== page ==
What would you say if somebody offered you the following choice: I will take 10 pounds off your waistline in the next month if you will agree to go food shopping in one of those electric three-wheeled carts.
Would your first thought be, “No way, that’s not me!”?
That sounds like my 75-year-old Polish grandmother who had very bad arthritis in her knees, but refused to use a wheelchair in the airport, saying, “I no cripple.”
I’ve used a wheelchair since I was 10 years old. For me it is a tool for my liberation, not my confinement. So that attitude just doesn’t make much sense to me.
It’s all about what other people think, isn’t it?
The tools are out there and most cost very little or nothing. Yet it is our own ego that prevents us from using them, even though the benefit would be great. An electric three-wheeled cart could turn a grocery store from a painful, exhausting, unnavigable stadium into a totally controllable resource for getting the fresh, healthy foods you love.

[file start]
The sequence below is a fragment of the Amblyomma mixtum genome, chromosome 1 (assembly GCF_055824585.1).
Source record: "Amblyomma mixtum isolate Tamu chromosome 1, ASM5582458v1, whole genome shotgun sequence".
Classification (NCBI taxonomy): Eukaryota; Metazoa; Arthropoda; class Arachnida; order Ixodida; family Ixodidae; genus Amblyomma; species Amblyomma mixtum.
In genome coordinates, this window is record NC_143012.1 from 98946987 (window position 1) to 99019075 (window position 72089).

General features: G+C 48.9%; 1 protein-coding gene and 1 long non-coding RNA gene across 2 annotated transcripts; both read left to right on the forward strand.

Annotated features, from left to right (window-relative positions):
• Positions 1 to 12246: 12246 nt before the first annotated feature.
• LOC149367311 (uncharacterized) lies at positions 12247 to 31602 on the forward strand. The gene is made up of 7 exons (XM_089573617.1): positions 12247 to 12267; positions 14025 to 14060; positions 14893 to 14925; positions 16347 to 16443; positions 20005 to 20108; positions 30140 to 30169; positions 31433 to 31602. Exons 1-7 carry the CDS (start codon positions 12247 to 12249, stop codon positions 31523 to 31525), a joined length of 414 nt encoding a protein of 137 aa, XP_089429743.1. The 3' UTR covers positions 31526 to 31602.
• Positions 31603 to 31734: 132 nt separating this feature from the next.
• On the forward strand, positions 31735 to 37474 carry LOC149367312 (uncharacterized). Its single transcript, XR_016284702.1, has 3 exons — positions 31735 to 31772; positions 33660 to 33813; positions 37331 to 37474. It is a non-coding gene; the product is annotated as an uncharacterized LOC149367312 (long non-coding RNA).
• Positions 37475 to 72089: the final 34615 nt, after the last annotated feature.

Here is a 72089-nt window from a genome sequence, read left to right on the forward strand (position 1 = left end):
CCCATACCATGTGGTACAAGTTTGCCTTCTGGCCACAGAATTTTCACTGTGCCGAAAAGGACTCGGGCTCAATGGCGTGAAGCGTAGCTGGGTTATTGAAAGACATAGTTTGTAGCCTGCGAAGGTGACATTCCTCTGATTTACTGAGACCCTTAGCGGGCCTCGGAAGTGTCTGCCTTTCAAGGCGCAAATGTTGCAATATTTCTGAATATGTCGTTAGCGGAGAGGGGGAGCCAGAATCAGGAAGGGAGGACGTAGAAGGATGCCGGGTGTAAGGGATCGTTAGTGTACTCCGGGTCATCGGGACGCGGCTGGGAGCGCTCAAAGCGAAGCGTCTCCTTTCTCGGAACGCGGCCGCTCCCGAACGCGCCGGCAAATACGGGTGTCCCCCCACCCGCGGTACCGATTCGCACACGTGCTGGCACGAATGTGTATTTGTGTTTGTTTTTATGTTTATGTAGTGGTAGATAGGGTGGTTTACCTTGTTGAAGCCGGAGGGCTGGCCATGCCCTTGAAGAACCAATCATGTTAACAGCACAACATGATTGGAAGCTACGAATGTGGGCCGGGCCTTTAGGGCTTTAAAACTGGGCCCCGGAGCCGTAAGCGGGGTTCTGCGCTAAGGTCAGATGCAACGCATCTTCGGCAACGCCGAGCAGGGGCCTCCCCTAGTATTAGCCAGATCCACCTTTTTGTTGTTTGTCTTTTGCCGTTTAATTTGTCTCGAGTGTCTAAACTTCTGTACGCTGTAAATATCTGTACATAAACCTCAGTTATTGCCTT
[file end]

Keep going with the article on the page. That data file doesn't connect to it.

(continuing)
Other strategies for making things easier, like taking rest breaks while you are cooking, may draw some nasty comments from your partner or kids, and those can hurt.
Our research shows that people with invisible disabilities have the hardest time with those around them failing to accept the fact that they really do have limitations.
Never fear, we are here to help you expand your lexicon of explanations. The next time a comment launches like a knife aimed at your heart, try saying one of these either out loud or, even more importantly, to yourself:
- If this is what it takes for me to prepare healthier meals, I’m willing to do it.
- It helps take away the pain and it sure beats taking drugs!
- I’m all for making life easier, aren’t you?
- This is how I deal with [fill in your condition]. No further comments necessary.
- It helps me put love back into my cooking.
Check out this page on the Christopher and Dana Reeve Foundation website for more suggestions on tools to make cooking more accessible. Let us know what works for you.